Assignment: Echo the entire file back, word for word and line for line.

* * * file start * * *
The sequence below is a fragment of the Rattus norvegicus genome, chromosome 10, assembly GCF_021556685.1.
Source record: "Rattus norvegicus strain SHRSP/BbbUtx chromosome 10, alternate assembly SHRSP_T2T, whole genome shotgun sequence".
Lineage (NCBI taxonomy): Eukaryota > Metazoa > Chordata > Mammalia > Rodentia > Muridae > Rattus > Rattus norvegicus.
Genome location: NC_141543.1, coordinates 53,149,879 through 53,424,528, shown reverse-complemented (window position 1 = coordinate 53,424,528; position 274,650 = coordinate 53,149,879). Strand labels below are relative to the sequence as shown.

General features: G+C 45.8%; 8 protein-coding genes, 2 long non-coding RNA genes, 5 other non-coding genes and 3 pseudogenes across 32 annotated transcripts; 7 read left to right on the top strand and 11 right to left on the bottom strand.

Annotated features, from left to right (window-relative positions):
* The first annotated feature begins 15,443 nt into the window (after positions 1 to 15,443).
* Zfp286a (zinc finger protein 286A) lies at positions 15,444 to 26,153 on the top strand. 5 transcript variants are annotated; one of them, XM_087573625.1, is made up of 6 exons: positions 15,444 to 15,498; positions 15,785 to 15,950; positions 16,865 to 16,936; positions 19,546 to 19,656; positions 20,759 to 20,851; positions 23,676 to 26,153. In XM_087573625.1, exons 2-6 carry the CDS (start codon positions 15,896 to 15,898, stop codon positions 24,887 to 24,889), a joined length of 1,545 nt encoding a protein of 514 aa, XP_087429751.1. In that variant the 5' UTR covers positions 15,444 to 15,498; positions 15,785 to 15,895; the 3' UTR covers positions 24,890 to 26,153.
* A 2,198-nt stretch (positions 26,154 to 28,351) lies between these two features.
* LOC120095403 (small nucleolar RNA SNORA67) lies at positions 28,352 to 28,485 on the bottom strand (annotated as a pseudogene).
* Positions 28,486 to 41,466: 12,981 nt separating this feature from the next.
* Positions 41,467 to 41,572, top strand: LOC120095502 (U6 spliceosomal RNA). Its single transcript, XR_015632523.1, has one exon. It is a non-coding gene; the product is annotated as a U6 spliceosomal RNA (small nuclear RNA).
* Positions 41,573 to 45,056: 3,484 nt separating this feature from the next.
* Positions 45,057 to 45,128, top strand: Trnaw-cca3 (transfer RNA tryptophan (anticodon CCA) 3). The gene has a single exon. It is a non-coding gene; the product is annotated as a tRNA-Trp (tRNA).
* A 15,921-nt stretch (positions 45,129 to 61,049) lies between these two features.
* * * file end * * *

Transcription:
The sequence below is a fragment of the Rattus norvegicus genome, chromosome 10, assembly GCF_021556685.1.
Source record: "Rattus norvegicus strain SHRSP/BbbUtx chromosome 10, alternate assembly SHRSP_T2T, whole genome shotgun sequence".
Lineage (NCBI taxonomy): Eukaryota > Metazoa > Chordata > Mammalia > Rodentia > Muridae > Rattus > Rattus norvegicus.
Genome location: NC_141543.1, coordinates 53,149,879 through 53,424,528, shown reverse-complemented (window position 1 = coordinate 53,424,528; position 274,650 = coordinate 53,149,879). Strand labels below are relative to the sequence as shown.

General features: G+C 45.8%; 8 protein-coding genes, 2 long non-coding RNA genes, 5 other non-coding genes and 3 pseudogenes across 32 annotated transcripts; 7 read left to right on the top strand and 11 right to left on the bottom strand.

Annotated features, from left to right (window-relative positions):
* The first annotated feature begins 15,443 nt into the window (after positions 1 to 15,443).
* Zfp286a (zinc finger protein 286A) lies at positions 15,444 to 26,153 on the top strand. 5 transcript variants are annotated; one of them, XM_087573625.1, is made up of 6 exons: positions 15,444 to 15,498; positions 15,785 to 15,950; positions 16,865 to 16,936; positions 19,546 to 19,656; positions 20,759 to 20,851; positions 23,676 to 26,153. In XM_087573625.1, exons 2-6 carry the CDS (start codon positions 15,896 to 15,898, stop codon positions 24,887 to 24,889), a joined length of 1,545 nt encoding a protein of 514 aa, XP_087429751.1. In that variant the 5' UTR covers positions 15,444 to 15,498; positions 15,785 to 15,895; the 3' UTR covers positions 24,890 to 26,153.
* A 2,198-nt stretch (positions 26,154 to 28,351) lies between these two features.
* LOC120095403 (small nucleolar RNA SNORA67) lies at positions 28,352 to 28,485 on the bottom strand (annotated as a pseudogene).
* Positions 28,486 to 41,466: 12,981 nt separating this feature from the next.
* Positions 41,467 to 41,572, top strand: LOC120095502 (U6 spliceosomal RNA). Its single transcript, XR_015632523.1, has one exon. It is a non-coding gene; the product is annotated as a U6 spliceosomal RNA (small nuclear RNA).
* Positions 41,573 to 45,056: 3,484 nt separating this feature from the next.
* Positions 45,057 to 45,128, top strand: Trnaw-cca3 (transfer RNA tryptophan (anticodon CCA) 3). The gene has a single exon. It is a non-coding gene; the product is annotated as a tRNA-Trp (tRNA).
* A 15,921-nt stretch (positions 45,129 to 61,049) lies between these two features.